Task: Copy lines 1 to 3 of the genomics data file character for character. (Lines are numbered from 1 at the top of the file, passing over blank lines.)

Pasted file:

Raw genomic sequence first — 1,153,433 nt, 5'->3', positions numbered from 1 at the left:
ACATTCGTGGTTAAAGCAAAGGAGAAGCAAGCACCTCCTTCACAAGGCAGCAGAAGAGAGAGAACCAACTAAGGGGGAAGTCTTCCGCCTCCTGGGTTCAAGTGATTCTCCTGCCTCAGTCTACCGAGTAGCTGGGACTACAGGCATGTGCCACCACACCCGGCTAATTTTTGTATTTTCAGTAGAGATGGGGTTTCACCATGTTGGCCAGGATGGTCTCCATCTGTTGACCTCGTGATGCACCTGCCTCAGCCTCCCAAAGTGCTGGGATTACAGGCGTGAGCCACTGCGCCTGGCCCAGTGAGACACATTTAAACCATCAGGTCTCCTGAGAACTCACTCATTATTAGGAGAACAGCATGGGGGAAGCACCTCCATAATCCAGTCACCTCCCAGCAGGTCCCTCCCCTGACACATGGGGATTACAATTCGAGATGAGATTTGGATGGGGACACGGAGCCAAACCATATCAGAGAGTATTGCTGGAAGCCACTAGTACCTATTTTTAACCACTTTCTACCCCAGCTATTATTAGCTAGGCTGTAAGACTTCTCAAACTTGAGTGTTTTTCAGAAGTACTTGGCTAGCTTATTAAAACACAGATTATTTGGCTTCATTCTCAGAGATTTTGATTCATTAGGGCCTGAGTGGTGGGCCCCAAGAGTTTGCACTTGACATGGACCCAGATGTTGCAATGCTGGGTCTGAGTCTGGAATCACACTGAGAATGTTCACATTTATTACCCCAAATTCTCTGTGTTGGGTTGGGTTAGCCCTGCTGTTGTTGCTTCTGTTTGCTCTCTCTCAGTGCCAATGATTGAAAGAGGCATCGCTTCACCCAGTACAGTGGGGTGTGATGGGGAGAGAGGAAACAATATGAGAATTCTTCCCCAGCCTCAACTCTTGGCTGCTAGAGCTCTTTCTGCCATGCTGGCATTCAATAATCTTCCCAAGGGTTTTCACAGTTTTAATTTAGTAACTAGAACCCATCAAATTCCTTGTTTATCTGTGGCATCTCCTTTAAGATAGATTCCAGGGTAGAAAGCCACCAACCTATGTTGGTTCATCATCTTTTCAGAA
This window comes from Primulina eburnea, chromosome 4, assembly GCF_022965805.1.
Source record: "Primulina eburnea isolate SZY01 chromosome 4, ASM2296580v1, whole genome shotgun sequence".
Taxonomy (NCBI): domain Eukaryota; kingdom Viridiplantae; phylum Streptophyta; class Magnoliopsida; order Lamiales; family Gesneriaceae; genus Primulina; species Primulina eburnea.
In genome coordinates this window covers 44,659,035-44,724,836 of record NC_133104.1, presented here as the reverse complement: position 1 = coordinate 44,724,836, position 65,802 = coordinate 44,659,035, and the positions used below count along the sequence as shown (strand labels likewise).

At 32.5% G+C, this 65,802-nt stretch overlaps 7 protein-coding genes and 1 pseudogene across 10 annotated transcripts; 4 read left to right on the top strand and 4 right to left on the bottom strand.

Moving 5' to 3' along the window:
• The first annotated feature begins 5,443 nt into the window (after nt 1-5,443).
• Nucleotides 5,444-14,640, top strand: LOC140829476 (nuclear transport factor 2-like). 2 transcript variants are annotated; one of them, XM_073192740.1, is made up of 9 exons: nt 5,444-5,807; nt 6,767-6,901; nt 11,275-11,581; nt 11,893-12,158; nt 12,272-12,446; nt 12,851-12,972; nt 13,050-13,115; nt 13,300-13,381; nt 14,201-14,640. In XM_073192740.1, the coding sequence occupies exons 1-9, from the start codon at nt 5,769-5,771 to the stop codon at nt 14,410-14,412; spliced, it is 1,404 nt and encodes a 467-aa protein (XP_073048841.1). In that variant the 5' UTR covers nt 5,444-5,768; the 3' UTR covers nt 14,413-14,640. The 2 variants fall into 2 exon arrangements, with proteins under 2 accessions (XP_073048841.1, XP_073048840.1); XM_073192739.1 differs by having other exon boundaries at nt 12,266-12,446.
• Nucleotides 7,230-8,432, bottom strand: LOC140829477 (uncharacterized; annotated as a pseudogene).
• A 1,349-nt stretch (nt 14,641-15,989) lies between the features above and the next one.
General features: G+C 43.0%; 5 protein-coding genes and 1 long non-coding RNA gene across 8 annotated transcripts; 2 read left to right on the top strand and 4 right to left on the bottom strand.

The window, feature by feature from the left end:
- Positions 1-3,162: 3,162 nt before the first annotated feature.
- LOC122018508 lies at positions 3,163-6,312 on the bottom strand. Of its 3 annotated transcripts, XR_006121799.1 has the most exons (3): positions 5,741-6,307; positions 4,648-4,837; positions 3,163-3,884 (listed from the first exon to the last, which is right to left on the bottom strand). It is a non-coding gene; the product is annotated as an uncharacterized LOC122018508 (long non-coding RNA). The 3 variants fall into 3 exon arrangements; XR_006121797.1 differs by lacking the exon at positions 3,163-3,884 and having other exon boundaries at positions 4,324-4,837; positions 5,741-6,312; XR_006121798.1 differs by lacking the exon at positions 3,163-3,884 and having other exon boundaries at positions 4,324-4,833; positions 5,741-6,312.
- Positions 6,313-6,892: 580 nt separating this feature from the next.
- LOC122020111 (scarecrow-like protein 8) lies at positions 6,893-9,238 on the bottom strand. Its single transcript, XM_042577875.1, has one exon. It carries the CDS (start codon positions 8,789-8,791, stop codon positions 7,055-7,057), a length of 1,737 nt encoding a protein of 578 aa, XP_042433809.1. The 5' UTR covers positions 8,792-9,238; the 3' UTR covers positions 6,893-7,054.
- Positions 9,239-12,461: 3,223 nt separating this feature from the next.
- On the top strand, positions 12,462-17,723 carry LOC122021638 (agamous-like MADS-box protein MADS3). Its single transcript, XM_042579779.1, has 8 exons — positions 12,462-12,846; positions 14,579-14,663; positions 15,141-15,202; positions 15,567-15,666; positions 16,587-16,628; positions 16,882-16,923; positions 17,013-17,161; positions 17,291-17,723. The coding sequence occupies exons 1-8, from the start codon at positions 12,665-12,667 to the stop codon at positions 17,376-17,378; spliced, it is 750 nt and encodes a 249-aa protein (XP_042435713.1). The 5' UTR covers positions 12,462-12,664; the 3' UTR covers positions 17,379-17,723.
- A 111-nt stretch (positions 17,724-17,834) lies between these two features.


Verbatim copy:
Raw genomic sequence first — 1,153,433 nt, 5'->3', positions numbered from 1 at the left:
ACATTCGTGGTTAAAGCAAAGGAGAAGCAAGCACCTCCTTCACAAGGCAGCAGAAGAGAGAGAACCAACTAAGGGGGAAGTCTTCCGCCTCCTGGGTTCAAGTGATTCTCCTGCCTCAGTCTACCGAGTAGCTGGGACTACAGGCATGTGCCACCACACCCGGCTAATTTTTGTATTTTCAGTAGAGATGGGGTTTCACCATGTTGGCCAGGATGGTCTCCATCTGTTGACCTCGTGATGCACCTGCCTCAGCCTCCCAAAGTGCTGGGATTACAGGCGTGAGCCACTGCGCCTGGCCCAGTGAGACACATTTAAACCATCAGGTCTCCTGAGAACTCACTCATTATTAGGAGAACAGCATGGGGGAAGCACCTCCATAATCCAGTCACCTCCCAGCAGGTCCCTCCCCTGACACATGGGGATTACAATTCGAGATGAGATTTGGATGGGGACACGGAGCCAAACCATATCAGAGAGTATTGCTGGAAGCCACTAGTACCTATTTTTAACCACTTTCTACCCCAGCTATTATTAGCTAGGCTGTAAGACTTCTCAAACTTGAGTGTTTTTCAGAAGTACTTGGCTAGCTTATTAAAACACAGATTATTTGGCTTCATTCTCAGAGATTTTGATTCATTAGGGCCTGAGTGGTGGGCCCCAAGAGTTTGCACTTGACATGGACCCAGATGTTGCAATGCTGGGTCTGAGTCTGGAATCACACTGAGAATGTTCACATTTATTACCCCAAATTCTCTGTGTTGGGTTGGGTTAGCCCTGCTGTTGTTGCTTCTGTTTGCTCTCTCTCAGTGCCAATGATTGAAAGAGGCATCGCTTCACCCAGTACAGTGGGGTGTGATGGGGAGAGAGGAAACAATATGAGAATTCTTCCCCAGCCTCAACTCTTGGCTGCTAGAGCTCTTTCTGCCATGCTGGCATTCAATAATCTTCCCAAGGGTTTTCACAGTTTTAATTTAGTAACTAGAACCCATCAAATTCCTTGTTTATCTGTGGCATCTCCTTTAAGATAGATTCCAGGGTAGAAAGCCACCAACCTATGTTGGTTCATCATCTTTTCAGAA
This window comes from Primulina eburnea, chromosome 4, assembly GCF_022965805.1.